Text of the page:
It ran in shadowy black-and-white. A couple in long hair and black leather, sexes unclear at the start, writhed against each other. The camera moved like a voyeur, catching the dirty tile and open stalls of a grungy public toilet. Their bodies pounded to climax as the singer screamed,
The best sex
Isn’t what turns you on!
The best sex
Is what turns your stomach!
When they were done, the girl bent over one of the sinks and vomited. The boy laughed.
The camera pulled zoomed in, revealing his face with a grinning human skull tattooed on his skin.
That tattooed skull covering the face was a trade-mark of Twisted Messiah’s hard-core fans here and around the world. For a while, those skull-faces were plastered all over the media. In interviews, asked how they were going to live out their lives with those tattoos, the response was usually something like, “Who cares? We aren’t going to live long.”
Another secret came out: the inner circle of Twisted Messiah fans, a special cadre in nations around the world, wore identifying tattoos in the pubic area, and the tattoos varied with rank. Not many photos of those tattoos made it into the media.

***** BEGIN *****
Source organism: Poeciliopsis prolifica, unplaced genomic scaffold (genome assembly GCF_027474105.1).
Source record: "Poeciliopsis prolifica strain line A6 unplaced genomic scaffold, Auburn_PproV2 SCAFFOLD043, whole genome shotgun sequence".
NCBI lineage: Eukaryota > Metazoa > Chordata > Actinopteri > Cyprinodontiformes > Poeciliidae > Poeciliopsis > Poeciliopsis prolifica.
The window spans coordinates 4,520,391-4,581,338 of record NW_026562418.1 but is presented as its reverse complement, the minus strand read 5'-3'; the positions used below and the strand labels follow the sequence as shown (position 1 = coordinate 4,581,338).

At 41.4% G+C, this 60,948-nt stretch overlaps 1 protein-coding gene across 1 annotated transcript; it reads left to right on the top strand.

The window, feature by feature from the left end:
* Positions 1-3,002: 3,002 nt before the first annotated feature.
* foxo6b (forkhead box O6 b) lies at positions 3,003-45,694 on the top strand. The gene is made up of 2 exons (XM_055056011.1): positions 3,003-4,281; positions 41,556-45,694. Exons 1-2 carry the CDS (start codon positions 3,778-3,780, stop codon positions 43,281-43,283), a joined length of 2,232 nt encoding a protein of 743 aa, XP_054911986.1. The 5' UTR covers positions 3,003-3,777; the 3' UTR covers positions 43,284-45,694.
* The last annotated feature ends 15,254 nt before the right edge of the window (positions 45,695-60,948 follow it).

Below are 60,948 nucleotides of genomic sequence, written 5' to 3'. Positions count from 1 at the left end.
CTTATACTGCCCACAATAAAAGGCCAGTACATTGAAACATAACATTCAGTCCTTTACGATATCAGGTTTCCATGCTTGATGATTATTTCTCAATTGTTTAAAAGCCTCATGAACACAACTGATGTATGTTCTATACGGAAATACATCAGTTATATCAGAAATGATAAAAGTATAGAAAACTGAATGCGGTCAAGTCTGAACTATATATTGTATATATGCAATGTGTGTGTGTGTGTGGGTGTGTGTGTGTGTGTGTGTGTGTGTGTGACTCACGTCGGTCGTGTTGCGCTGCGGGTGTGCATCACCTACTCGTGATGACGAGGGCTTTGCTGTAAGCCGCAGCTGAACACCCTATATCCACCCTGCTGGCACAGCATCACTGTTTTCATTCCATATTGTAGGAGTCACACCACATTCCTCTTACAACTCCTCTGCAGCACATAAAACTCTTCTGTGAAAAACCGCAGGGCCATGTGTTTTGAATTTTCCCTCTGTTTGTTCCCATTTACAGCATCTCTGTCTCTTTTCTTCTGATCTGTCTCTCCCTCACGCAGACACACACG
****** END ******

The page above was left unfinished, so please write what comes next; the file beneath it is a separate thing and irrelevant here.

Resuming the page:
But it was talked about, and added to the buzz, and the buzz was the point.
The piece wrapped with a shot of Twisted Messiah in concert, zooming in on the lead singer, Jesse Cripes, in his trademark shoulder-length hair, beard, and flowing robe—a replica of the Jesus of countless holy pictures. Back-lighting gave the effect of a scarlet halo around his head.
Twisted Messiah’s first album, “Masses” had captured the wave of outrage. For the jacket cover, Jesse Cripes and the rest of the group had dressed in robes, positioning themselves to simulate Leonardo’s Last Supper, though with one difference: instead of a table, they sat around the body of a naked pre-teen girl, echoing the symbolism of a Black Mass.
The controversy made their reputation. Shock was their marketing ploy, and they worked, week after week, to provoke. The more the outrage, the better the sales, and the more the cult-following built.
“Sacrilege is in the eye of the beholder,” Jesse had said on the Today show, defending that first cover. “If you choose to see sacrilege, that’s your problem, not ours.”
“A playful spoof,” one columnist wrote. A piece in the arts section of the New York Times described Twisted Messiah’s product as “a creative extrapolation of multiple genres, breaking through to a musical orgasm of body and mind.”
Sales of the “Masses” album surpassed those of the peak albums of Michael Jackson, Madonna, and the Beatles. From that point, the group dominated the entertainment industry.
And coming up in a few days was their self-styled “Birthday Gift to the World.”
Issue of national security